My afternoon (4 pm) serum cortisol was 21.4 ug/dl (the normal range was 3.1-16.7). Apparently, serum cortisol from one time point is not the best test for Cushing's, but is this high enough that I likely have Cushing's? Some background: I am a 29 year-old woman and have had most of the symptoms of Cushing's for years, including fatigue, weight gain (much of it abdominal), round face, big buffalo hump, easy bruising, irregular periods, many infections, poor wound healing, irritability, anxiety, muscle weakness, severe joint pain, poor memory/concentration, headaches, edema, abdominal pain, facial hair, dizziness, and many more. I also have a lot of white shiny stretch marks (some about 1 cm wide), but they are not purple (sometimes they're pink).
When my PCP called about my test results she said that everything was normal, and then I looked at the results online. Not only was the cortisol high, but my white blood cell count was high (I probably have another sinus infection),my Vitamin D was low, my TSH has increased (from 2.6 last summer to 3.3 now), and my alkaline phosphatase is high. She probably thought I had PCOS, but my free testosterone was near the low end of the range. I think I'm going to have to either beg or argue with my PCP to get a referral to an endocrinologist. I'm afraid that she is going to say that serum cortisol 30% above the top of the normal range is nothing, and that I am just depressed. Unfortunately, I've had this experience before when doctors just blew off my severe abdominal pain for 3 years, and were still insisting I was just depressed after my gallbladder had collapsed and I could barely walk. If they did that with something obvious, then what chance do I stand with getting a Cushing's diagnosis?
All user-generated information on this site is the opinion of its author only and is not a substitute for medical advice or treatment for any medical conditions. Members and guests are responsible for their own posts and the potential consequences of those posts detailed in our Terms of Service.
Add a Comment3 Comments
Found a few for you-- give them a call but if you don't like any, let me know and I'll look for some more.
Dr. Naila M. Goldenberg, MD
222 Piedmont Avenue
Cincinnati, OH 45219
Phone: (513) 475-7400
Dr. Ron J. Hsieh, MD
8041 Hosbrook Road Suite 200
Cincinnati, OH 45236
Phone: (513) 891-3664
Dr. Charles J. Glueck, MD
3200 Burnet Avenue
Cincinnati, OH 45229
Phone: (513) 585-7800
Keep us posted!
RosaApril 17, 2011 - 5:25am
Thank you for responding. Yes, I would have preferred to have more tests run for Cushing's (as well as for other hormones in case they are a problem). The one afternoon serum cortisol test and the other few tests were what I could get the PCP doctor to do at first. The Endocrine Society recommends against any single time-point serum cortisol tests, instead suggesting the 24 hr UFC, but I am stuck with it. My PCP originally said that later she might do more tests, I guess if she thought the first ones warranted it. I have another appointment next week for follow-up. I am afraid that she is going to decide that nothing is wrong and then stop testing for anything else and not give me a referral to an Endocrinologist. I think I could go to an Endo without a referral, but then they might not take me seriously. Do you know of any good Cushing's specialists in the Cincinnati, Ohio, area?April 16, 2011 - 10:14pm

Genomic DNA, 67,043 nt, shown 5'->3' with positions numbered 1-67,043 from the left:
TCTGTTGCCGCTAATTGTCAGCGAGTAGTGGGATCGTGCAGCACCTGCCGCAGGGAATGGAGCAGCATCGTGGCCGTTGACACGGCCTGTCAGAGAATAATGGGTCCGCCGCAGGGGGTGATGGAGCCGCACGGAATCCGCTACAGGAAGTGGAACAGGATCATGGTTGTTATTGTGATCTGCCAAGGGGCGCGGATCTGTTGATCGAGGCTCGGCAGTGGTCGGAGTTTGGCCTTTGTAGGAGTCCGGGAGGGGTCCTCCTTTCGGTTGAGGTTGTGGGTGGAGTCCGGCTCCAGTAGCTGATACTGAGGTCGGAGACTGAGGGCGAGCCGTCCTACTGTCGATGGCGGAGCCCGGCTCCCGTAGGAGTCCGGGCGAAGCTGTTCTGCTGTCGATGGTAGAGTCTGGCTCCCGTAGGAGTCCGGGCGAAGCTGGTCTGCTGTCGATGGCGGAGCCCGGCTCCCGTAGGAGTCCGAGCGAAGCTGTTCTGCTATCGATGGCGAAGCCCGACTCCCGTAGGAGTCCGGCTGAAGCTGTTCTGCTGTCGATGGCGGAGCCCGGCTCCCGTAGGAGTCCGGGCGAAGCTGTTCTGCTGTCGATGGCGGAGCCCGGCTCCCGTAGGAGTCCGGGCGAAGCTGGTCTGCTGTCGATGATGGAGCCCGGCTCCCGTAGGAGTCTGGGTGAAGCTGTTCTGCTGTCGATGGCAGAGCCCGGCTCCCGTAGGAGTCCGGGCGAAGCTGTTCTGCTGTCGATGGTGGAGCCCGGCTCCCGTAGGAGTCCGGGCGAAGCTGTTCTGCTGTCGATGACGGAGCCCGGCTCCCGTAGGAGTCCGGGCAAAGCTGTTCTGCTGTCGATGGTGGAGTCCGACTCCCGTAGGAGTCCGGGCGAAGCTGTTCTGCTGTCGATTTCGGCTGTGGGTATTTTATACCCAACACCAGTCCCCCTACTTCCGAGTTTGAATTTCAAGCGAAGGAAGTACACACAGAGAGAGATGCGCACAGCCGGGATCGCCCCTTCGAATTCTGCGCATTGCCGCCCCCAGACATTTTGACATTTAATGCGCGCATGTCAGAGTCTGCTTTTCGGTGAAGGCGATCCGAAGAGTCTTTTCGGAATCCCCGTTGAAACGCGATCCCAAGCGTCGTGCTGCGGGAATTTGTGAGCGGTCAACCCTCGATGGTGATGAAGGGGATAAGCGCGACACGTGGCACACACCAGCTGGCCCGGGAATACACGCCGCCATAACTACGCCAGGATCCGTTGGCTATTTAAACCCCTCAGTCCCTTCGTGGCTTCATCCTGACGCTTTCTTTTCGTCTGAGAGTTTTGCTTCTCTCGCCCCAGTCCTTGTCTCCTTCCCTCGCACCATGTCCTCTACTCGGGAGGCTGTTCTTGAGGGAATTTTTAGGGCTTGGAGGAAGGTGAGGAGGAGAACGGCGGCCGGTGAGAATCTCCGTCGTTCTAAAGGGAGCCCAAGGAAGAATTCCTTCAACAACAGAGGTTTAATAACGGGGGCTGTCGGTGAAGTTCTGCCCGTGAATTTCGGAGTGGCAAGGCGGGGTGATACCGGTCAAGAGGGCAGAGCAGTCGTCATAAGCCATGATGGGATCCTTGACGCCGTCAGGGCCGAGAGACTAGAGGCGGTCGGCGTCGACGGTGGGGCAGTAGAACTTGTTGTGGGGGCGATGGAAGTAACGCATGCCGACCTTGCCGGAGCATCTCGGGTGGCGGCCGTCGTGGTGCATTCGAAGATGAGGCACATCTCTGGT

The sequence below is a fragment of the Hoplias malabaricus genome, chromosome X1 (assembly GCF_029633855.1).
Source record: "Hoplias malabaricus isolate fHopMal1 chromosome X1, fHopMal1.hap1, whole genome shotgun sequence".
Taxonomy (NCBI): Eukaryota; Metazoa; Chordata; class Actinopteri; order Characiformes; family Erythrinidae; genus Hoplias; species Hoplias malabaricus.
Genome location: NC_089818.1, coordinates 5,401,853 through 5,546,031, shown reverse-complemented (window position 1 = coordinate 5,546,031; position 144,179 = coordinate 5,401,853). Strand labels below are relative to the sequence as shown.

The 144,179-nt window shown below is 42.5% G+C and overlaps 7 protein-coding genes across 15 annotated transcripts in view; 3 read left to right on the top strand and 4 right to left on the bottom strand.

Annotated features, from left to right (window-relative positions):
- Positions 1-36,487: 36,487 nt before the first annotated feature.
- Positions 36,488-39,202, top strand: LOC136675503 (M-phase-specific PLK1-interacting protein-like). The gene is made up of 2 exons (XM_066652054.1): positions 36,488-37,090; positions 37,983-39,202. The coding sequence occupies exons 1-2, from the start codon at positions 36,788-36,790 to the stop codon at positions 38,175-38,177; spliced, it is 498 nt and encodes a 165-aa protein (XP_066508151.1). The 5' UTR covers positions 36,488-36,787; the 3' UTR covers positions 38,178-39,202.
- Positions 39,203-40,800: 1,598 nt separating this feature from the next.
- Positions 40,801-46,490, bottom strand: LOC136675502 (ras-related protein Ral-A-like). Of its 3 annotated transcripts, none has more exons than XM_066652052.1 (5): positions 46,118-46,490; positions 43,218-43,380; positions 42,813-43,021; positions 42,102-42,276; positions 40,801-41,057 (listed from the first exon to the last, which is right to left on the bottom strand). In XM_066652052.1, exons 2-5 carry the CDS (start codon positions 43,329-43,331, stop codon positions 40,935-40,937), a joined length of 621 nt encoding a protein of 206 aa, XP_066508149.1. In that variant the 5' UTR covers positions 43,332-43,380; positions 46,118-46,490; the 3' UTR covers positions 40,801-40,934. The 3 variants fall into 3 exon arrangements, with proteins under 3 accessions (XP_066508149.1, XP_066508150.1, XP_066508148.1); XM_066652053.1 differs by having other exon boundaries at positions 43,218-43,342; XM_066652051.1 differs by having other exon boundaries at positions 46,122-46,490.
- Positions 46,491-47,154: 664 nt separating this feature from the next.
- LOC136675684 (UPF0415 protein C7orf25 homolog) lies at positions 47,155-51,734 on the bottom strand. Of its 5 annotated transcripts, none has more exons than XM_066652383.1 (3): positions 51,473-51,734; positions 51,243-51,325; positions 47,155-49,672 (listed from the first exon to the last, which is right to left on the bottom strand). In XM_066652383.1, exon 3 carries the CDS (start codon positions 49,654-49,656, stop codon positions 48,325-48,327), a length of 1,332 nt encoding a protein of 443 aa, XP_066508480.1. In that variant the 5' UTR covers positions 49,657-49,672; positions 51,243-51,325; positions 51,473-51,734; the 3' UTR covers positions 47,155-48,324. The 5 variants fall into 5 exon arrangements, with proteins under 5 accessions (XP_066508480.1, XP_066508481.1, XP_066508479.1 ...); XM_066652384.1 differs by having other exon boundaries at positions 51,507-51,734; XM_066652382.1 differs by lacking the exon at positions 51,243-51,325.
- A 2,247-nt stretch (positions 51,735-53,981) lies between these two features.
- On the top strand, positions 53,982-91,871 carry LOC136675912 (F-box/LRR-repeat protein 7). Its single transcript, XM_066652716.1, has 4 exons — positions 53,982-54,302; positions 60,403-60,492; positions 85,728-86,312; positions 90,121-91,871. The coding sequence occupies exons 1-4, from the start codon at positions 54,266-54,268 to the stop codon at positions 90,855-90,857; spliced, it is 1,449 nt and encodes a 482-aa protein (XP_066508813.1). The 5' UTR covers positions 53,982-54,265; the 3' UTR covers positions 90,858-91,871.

Thanks for your question! Cushing's Disease is one very hard disease to diagnose. Other than this one afternoon blood test, have you been tested more extensively for Cushing's?
Here are some of the tests?
Tests for Cortisol Levels
24-hour urinary free cortisol level—urine is collected for 24 hours and tested
Late-Evening cortisol saliva/blood level—saliva or blood is collected around 11pm and tested
Dexamethasone suppression test—a synthetic cortisl called dexamethasone is taken by mouth; blood and urine samples may be taken overnight or over several days
Tests to Determine Cause of Cushing's Syndrome
CRH stimulation test
High-dose dexamethasone suppression test
X-rays and Scans
These tests may show whether there is a tumor in the pituitary or adrenal glands or another area of the body. Common imaging tools include:
MRI scan —a test that uses magnetic waves to make pictures of the inside of the body
CT scan —a type of x-ray that uses a computer to make pictures of structures inside the body
Chest x-ray —which may detect tumors in the lungs
Your doctor may not perform ALL of these tests on you, but I think given your symptoms you do warrant at least a few tests to rule out Cushing's. Your cortisol level was elevated, but it wasn't that far from the normal. However, the test is usually performed late at night for more accurate results.
You sound like an educated person, if you feel like your doctor is "blowing" you off, then I encourage you to seek a second (or third) opinion. If you need help finding a doctor in your area-- please let us know.
Hope you find the answer to your symptoms,
RosaApril 16, 2011 - 7:01am